Treatment of hepatorenal syndrome as defined by the international ascites club by albumin and furosemide infusion according to the central venous pressure: a prospective pilot study.
Peron JM< Bureau C, Gonzalez L, Garcia-Ricard F, de Soyres O, Dupuis E, Alric L,Pourat J, Vinel JP
Am J Gastroenterol. 2005 Dec;100(12):2702-7
Service d'Hepato-Gastro-Enterologie, Federation Digestive, Hopital Purpan, Toulouse, France.
OBJECTIVE: Hepatorenal syndrome (HRS) is a functional renal failure that occurs late during cirrhosis. The prognosis is extremely poor with a mean survival of 1.7 wks from the time of diagnosis. The aim of the present study was to examine the effects of albumin and furosemide administration tailored to central venous pressure (CVP) on renal function and clinical outcome.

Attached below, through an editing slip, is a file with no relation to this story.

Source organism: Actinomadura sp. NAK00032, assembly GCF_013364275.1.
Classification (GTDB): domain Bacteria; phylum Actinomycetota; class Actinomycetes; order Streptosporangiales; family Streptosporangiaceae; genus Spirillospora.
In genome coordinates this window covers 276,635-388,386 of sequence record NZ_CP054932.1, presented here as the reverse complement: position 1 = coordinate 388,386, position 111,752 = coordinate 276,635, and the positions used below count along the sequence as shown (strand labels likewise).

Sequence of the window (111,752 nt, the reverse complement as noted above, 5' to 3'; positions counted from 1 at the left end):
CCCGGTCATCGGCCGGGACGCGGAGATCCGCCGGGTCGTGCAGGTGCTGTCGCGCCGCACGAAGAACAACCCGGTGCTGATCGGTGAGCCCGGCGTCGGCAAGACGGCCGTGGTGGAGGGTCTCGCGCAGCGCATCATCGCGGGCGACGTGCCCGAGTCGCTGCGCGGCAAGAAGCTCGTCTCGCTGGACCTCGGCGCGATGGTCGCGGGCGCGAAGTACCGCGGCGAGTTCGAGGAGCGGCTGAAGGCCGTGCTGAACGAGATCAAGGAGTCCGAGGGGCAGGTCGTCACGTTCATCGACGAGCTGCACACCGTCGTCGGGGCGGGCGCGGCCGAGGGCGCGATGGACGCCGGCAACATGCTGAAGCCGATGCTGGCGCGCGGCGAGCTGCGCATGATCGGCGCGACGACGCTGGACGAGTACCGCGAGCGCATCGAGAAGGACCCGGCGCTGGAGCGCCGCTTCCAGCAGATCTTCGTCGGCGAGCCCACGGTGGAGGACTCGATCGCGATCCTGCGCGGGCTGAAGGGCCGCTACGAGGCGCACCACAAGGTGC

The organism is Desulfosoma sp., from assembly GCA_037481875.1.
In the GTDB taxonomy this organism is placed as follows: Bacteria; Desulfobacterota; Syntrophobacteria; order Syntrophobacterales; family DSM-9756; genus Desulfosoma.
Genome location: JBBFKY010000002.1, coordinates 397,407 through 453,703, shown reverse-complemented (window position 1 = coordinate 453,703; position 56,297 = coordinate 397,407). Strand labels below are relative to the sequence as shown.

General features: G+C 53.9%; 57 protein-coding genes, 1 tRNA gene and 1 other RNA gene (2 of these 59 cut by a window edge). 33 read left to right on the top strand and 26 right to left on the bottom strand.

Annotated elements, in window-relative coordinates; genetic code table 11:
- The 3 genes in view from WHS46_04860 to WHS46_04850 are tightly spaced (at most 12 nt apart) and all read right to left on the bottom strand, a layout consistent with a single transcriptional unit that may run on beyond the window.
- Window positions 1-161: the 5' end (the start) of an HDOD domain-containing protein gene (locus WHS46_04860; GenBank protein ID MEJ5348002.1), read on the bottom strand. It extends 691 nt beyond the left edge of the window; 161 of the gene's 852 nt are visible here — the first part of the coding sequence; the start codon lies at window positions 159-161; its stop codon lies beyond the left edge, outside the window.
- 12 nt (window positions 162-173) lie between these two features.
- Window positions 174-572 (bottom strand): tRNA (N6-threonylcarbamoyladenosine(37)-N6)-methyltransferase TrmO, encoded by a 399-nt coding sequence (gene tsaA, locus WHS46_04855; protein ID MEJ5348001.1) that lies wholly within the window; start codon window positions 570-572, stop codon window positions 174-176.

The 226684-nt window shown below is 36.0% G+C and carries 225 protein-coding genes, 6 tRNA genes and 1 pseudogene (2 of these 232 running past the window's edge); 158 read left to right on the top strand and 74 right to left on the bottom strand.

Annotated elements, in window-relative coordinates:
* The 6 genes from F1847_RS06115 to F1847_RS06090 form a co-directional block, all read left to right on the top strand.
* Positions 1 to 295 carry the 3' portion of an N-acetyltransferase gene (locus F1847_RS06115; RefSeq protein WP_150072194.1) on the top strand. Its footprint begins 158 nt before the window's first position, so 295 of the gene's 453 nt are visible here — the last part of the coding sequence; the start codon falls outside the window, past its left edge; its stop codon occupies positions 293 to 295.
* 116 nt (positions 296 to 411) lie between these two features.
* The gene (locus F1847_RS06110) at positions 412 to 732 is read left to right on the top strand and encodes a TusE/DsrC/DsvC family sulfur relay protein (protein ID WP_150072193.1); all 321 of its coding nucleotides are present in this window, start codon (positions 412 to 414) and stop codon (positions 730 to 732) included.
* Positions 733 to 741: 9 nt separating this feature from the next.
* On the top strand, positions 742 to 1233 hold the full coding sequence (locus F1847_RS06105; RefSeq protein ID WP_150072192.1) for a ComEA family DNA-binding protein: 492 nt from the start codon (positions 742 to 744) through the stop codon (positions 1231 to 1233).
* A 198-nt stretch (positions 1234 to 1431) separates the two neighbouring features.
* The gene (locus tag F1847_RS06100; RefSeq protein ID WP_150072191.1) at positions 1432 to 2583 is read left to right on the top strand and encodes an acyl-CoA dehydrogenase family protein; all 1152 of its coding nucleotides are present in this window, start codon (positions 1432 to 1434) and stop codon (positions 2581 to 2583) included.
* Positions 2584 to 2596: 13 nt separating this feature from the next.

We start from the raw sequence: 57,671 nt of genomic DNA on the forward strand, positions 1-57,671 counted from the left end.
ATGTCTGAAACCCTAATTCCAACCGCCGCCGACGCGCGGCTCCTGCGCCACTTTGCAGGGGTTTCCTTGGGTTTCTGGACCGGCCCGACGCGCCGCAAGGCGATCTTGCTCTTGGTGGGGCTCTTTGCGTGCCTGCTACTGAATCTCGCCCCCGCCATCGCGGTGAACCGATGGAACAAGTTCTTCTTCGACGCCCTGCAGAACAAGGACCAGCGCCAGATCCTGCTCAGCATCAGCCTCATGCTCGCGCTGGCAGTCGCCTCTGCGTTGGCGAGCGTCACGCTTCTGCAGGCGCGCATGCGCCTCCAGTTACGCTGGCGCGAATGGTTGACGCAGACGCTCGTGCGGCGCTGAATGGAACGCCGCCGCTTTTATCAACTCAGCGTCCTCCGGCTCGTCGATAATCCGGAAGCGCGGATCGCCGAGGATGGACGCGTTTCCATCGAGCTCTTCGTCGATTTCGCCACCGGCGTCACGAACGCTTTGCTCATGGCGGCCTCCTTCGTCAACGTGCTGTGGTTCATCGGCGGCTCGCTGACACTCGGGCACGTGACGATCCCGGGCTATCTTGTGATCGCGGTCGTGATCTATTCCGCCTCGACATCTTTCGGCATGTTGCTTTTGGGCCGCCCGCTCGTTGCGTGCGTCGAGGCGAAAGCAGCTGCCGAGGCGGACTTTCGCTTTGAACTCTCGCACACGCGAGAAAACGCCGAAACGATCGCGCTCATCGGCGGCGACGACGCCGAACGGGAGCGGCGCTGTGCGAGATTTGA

METHODS: We treated 20 consecutive patients with HRS. Albumin was given to increase and/or maintain CVP above 3 cm H(2)O. If diuresis remained below 50 mL/h despite effective volume expansion, furosemide was administrated. Patients were considered responders and treatment was discontinued when creatinine clearance rose above 40 mL/min or serum creatinine fell under 132 mumol/L. RESULTS: The need for albumin varied from patient to patient (extremes 40-600 g) and in the same patient from day to day. All but one needed furosemide. Eleven patients (55%) responded to treatment. In this population, diuresis, serum creatinine, and creatinine clearance were all significantly improved. Creatinine clearance at baseline was predictive of treatment efficacy. Survival increased in these patients compared to nonresponders defined as patients with no improvement in renal function (259 days +/- 113 compared to 14 days +/- 3, p < 0.0005). Response to treatment and the type of HRS were the only variables with an independent prognostic value. CONCLUSION: This study shows that HRS as defined by the International Ascites Club can be treated by albumin administration alone or with furosemide given according to the patient's specific need using CVP.